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George Mason Junior Wins It’s Academic Bag Design Contest

Friday began as a normal school day for George Mason High School junior Worachet ‘Boon’ Sakprayoonpong. The 16-year-old student had no idea he was about to become the center of every student’s attention during a school pep rally held that day.

Friday began as a normal school day for George Mason High School junior Worachet ‘Boon’ Sakprayoonpong. The 16-year-old student had no idea he was about to become the center of every student’s attention during a school pep rally held that day.

Giant Food and It’s Academic announced at the beginning of the pep rally that Sakprayoonpong was the winner of the It’s Academic 50th Anniversary Reusable Bag Design Contest.

“We thought, ‘What can we do to celebrate It’s Academic’s 50th anniversary in a unique way?’ Reusable bags are popular, and trendy for the way they look,” said Manager of Public & Community Relations for Giant Food Jamie Miller.

Miller said that the contest was a way to reach out to the community, and to get them involved with the TV show’s 50th anniversary. It’s Academic has been recognized by the Guinness Book of World Record as the longest-running TV quiz show in the world, and Giant Food has been a sponsor of the show since 1967.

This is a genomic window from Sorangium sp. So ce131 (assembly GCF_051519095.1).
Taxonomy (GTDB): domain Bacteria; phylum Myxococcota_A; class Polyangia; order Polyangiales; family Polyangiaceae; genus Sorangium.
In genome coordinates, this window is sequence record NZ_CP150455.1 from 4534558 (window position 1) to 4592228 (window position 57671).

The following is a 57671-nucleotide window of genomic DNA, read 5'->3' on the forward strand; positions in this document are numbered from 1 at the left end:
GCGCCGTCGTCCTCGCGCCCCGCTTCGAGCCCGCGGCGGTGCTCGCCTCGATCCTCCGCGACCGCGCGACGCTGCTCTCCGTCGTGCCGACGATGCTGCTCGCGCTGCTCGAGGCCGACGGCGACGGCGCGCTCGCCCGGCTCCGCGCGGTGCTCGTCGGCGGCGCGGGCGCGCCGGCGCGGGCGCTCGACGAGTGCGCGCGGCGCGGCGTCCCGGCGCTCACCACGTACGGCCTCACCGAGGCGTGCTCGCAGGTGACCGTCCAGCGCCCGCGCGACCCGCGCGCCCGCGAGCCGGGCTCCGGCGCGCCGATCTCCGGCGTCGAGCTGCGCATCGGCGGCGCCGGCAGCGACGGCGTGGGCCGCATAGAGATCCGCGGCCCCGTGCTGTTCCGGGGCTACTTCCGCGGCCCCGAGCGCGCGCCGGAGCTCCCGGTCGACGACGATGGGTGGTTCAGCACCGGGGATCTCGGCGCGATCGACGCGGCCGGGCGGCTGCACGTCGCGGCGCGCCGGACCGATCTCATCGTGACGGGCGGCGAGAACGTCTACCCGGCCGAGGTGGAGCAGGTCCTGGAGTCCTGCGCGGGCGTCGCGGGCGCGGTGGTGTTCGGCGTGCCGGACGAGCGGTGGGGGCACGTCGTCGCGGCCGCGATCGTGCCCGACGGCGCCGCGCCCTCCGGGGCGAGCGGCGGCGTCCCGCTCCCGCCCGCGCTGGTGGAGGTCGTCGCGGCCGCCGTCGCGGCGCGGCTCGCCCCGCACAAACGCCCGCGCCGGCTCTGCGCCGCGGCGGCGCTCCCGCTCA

The contest was open to high school students in Virginia, Maryland and Washington, D.C. More than 250 designs were submitted. Sakprayoonpong’s design will be printed on reusable bags that will be sold in Giant stores in the spring.

“It’s the first time that we did something focused on arts,” It’s Academic Producer Susan Altman said. “It’s a nice feeling to recognize their work, and make them feel appreciated for what they did.”

Sakprayoonpong also received a $1,500 scholarship check for the winning design. Second and third place designers will receive $750 and $500 cash scholarships respectively.

For the contest, designs had to incorporate three elements — Giant’s colors, the program title, It’s Academic, and a reference to the 50th anniversary.

“My inspiration came from windows and comic strips,” Sakprayoonpong said. “Each panel represents one thing.”

Sakprayoonpong used Photoshop to create the winning design. He worked on the design for many weeks, but waited until the last minute to submit his design, according to his father, Jaqqrit Sakprayoonpong.

“He is talented, but very modest,” his father said.

Sakprayoonpong has designed T-shirts and bottles for his peers at Mason, but never won a contest for his designs before.

“I wanted to challenge myself,” Sakprayoonpong said. “I’ve been practicing by myself for two years.”

Sakprayoonpong enjoys drawing and plans to pursue a career in arts.

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